A 1996 Caldecott Honor book!
The urban landscape will never look the same again. As Stephen T. Johnson demonstrates in a series of strikingly realistic pastels and watercolors, a simple sawhorse can contain the letter "A"--while lampposts alongside a highway can form a row of elegant, soaring Ys. A 1996 Caldecott Honor book, this sophisticated, wordless alphabet book is sure to appeal to young and old alike.
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Stephen T. Johnson is a highly versatile American artist whose art spans a broad range of concepts, contexts and mediums including painting, collage, drawing, sculpture and installations and can be seen in museum and gallery exhibitions, public art commissions, and through his original award-winning children’s books.
Much of Johnson’s work is characterized by an interest in the alphabet and language, which began with his book Alphabet City, a Caldecott Honor and New York Times Best Illustrated Book of the Year. His most recent engagement with the alphabet is his ongoing series of “literal abstractions” which are the subject of his book A is for Art: An Abstract Alphabet, also a New York Times Best Illustrated Book of the Year, and featured in several solo museum and gallery exhibitions.
Grade 1 Up?Beginning with the A formed by a construction site's sawhorse and ending with the Z found in the angle of a fire escape, Johnson draws viewers' eyes to tiny details within everyday objects to find letters. In this wordless tour of sights from Times Square to the Brooklyn Bridge, he invites young and old alike to take a new look at familiar surroundings, discovering the alphabet without ever looking in a book or reading from a sign. Conceived in the tradition of Ann Jonas's work, especially The Thirteenth Clue (Greenwillow, 1992), Johnson's pastel, watercolor, gouache, and charcoal paintings are much more realistic than his illustrations for The Samurai's Daughter (Dial, 1992); in fact, they are almost photographic in appearance. Some of the images are both clever and incredibly clear, e.g., the E found in the sideways view of a traffic light. Others, such as the C in the rose window of a Gothic church, are more obscure. Nevertheless, all of the paintings are beautifully executed and exhibit a true sense of artistic vision. While parents or teachers might assume from the title that this is a traditional alphabet book, they should be encouraged to look at it as an art book. It's sure to inspire older children to venture out on their own walks to discover the alphabet in the familiar objects of their own hometowns.?Nancy Menaldi-Scanlan, LaSalle Academy, Providence, RI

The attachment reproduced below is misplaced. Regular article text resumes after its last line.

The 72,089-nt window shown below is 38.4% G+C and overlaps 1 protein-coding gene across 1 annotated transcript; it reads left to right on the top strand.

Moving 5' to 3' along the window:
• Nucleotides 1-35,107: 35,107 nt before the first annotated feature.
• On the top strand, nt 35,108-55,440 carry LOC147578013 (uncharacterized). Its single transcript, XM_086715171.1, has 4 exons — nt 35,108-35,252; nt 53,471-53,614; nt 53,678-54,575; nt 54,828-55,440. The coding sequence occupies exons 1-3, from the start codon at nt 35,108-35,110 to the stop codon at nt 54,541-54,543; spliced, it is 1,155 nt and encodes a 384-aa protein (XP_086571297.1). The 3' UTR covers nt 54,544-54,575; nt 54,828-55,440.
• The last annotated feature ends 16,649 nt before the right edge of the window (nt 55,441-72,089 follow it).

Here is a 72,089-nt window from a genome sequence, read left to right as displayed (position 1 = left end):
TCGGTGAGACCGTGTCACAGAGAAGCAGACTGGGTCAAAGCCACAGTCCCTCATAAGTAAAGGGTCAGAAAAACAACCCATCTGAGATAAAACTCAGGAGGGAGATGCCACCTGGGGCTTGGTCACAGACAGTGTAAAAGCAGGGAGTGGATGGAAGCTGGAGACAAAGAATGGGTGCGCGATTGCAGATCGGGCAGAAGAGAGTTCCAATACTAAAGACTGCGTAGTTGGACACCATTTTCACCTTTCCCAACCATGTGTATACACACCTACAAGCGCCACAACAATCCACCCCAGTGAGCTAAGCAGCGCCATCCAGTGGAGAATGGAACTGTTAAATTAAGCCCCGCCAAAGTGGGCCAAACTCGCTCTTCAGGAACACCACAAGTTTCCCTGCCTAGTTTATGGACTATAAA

Copyright 1996 Reed Business Information, Inc.
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